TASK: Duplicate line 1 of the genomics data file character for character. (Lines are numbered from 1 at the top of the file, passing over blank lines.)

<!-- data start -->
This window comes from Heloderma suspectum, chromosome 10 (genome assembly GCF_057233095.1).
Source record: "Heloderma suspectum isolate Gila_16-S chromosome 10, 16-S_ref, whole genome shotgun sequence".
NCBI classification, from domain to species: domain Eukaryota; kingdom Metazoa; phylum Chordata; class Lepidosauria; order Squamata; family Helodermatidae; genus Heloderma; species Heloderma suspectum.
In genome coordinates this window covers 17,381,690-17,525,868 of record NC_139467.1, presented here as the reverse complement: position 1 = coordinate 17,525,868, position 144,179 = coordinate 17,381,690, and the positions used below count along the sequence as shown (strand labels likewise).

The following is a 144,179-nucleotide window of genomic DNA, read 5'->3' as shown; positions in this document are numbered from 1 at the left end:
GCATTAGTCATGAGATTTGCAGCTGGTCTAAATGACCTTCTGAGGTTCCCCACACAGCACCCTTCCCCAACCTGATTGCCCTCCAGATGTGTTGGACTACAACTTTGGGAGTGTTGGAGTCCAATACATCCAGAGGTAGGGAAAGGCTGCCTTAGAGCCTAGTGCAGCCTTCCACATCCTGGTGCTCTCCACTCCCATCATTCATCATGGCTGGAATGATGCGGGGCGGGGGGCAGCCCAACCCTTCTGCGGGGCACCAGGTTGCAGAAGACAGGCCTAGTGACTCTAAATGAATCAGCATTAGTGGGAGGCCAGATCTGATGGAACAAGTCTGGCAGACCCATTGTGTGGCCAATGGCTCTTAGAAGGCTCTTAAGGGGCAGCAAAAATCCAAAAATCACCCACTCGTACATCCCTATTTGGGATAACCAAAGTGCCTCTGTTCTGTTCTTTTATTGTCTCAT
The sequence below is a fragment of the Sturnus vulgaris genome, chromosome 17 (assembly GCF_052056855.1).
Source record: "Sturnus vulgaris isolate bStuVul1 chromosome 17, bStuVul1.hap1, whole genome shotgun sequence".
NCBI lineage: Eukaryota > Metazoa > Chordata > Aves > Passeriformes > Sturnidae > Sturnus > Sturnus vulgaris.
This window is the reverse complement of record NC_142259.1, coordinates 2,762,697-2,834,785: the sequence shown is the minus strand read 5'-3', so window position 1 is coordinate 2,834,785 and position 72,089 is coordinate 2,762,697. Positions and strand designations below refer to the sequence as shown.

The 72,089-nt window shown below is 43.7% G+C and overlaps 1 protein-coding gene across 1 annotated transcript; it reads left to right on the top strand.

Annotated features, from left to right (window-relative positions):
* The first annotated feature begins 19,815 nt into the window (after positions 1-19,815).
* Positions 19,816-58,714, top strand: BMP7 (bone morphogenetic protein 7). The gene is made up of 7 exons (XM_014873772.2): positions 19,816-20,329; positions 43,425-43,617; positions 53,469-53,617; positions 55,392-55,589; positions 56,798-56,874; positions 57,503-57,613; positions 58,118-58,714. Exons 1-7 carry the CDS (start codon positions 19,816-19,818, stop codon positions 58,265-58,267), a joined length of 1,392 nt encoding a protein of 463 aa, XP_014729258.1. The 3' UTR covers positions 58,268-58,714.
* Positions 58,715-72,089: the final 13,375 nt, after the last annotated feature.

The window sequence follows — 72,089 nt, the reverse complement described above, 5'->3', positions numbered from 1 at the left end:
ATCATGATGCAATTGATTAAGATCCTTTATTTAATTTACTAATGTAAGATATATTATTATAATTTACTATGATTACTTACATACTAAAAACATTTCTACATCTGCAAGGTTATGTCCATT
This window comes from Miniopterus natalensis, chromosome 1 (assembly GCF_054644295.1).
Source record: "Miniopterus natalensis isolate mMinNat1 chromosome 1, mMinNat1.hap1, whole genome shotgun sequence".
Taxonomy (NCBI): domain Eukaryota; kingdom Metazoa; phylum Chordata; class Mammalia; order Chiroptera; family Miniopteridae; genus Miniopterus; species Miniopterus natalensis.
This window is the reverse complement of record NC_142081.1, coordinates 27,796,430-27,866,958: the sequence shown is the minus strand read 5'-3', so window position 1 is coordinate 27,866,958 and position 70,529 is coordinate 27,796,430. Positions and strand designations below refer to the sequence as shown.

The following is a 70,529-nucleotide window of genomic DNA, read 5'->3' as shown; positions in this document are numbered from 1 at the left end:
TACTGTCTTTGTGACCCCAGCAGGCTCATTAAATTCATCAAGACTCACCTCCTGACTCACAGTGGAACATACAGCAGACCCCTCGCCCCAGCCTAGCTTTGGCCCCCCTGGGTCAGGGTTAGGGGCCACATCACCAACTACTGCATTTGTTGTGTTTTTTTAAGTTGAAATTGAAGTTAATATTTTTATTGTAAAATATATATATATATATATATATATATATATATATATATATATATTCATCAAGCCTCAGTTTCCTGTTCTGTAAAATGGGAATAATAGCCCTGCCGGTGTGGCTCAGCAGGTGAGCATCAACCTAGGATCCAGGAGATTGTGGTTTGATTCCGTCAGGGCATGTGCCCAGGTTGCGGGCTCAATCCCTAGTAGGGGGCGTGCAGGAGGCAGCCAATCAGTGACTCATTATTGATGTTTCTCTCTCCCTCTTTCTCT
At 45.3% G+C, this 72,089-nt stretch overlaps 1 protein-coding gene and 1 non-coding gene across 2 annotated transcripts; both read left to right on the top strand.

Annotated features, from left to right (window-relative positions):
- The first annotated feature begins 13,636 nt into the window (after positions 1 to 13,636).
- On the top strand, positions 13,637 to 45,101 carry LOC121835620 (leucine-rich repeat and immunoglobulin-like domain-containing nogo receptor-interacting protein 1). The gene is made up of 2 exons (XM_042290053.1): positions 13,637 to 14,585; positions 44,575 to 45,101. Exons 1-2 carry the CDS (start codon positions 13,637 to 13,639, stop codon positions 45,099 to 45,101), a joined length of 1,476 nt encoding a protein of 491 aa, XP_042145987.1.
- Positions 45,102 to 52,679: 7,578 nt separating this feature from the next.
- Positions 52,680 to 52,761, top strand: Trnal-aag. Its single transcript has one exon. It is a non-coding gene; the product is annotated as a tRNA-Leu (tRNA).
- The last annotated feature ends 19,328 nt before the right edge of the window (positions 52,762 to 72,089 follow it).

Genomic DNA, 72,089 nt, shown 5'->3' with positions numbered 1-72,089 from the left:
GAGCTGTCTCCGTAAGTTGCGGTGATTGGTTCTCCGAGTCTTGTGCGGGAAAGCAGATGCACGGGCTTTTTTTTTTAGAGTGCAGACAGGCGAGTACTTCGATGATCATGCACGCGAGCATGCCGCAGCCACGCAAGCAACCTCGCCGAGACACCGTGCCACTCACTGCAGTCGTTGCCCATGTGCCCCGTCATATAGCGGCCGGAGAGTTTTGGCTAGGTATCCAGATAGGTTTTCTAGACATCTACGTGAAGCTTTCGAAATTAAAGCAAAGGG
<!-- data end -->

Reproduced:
This window comes from Heloderma suspectum, chromosome 10 (genome assembly GCF_057233095.1).